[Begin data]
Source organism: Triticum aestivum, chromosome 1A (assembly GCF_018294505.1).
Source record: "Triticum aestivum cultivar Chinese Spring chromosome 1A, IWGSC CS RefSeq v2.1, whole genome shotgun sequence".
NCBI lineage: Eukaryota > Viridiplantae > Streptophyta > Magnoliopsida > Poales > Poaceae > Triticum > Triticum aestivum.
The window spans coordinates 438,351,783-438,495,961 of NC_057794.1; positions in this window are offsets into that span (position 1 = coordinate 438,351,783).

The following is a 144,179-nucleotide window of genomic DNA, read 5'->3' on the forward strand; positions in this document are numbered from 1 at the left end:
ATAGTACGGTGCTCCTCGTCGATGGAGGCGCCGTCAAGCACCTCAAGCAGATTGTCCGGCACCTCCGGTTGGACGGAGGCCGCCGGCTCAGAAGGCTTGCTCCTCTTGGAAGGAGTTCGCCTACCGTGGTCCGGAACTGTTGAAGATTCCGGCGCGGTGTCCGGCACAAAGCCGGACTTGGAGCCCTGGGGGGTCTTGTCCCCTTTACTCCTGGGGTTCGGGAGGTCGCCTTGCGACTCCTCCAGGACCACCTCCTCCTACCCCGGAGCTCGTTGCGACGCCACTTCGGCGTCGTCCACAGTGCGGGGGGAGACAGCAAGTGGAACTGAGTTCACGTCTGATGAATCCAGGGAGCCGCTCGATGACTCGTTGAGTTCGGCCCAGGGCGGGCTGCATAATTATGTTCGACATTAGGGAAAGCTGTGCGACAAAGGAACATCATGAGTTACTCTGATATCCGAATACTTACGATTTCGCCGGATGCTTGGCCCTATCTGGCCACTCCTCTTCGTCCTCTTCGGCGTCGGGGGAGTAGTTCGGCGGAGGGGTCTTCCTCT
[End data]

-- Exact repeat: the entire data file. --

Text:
Source organism: Triticum aestivum, chromosome 1A (assembly GCF_018294505.1).
Source record: "Triticum aestivum cultivar Chinese Spring chromosome 1A, IWGSC CS RefSeq v2.1, whole genome shotgun sequence".
NCBI lineage: Eukaryota > Viridiplantae > Streptophyta > Magnoliopsida > Poales > Poaceae > Triticum > Triticum aestivum.
The window spans coordinates 438,351,783-438,495,961 of NC_057794.1; positions in this window are offsets into that span (position 1 = coordinate 438,351,783).

The following is a 144,179-nucleotide window of genomic DNA, read 5'->3' on the forward strand; positions in this document are numbered from 1 at the left end:
ATAGTACGGTGCTCCTCGTCGATGGAGGCGCCGTCAAGCACCTCAAGCAGATTGTCCGGCACCTCCGGTTGGACGGAGGCCGCCGGCTCAGAAGGCTTGCTCCTCTTGGAAGGAGTTCGCCTACCGTGGTCCGGAACTGTTGAAGATTCCGGCGCGGTGTCCGGCACAAAGCCGGACTTGGAGCCCTGGGGGGTCTTGTCCCCTTTACTCCTGGGGTTCGGGAGGTCGCCTTGCGACTCCTCCAGGACCACCTCCTCCTACCCCGGAGCTCGTTGCGACGCCACTTCGGCGTCGTCCACAGTGCGGGGGGAGACAGCAAGTGGAACTGAGTTCACGTCTGATGAATCCAGGGAGCCGCTCGATGACTCGTTGAGTTCGGCCCAGGGCGGGCTGCATAATTATGTTCGACATTAGGGAAAGCTGTGCGACAAAGGAACATCATGAGTTACTCTGATATCCGAATACTTACGATTTCGCCGGATGCTTGGCCCTATCTGGCCACTCCTCTTCGTCCTCTTCGGCGTCGGGGGAGTAGTTCGGCGGAGGGGTCTTCCTCT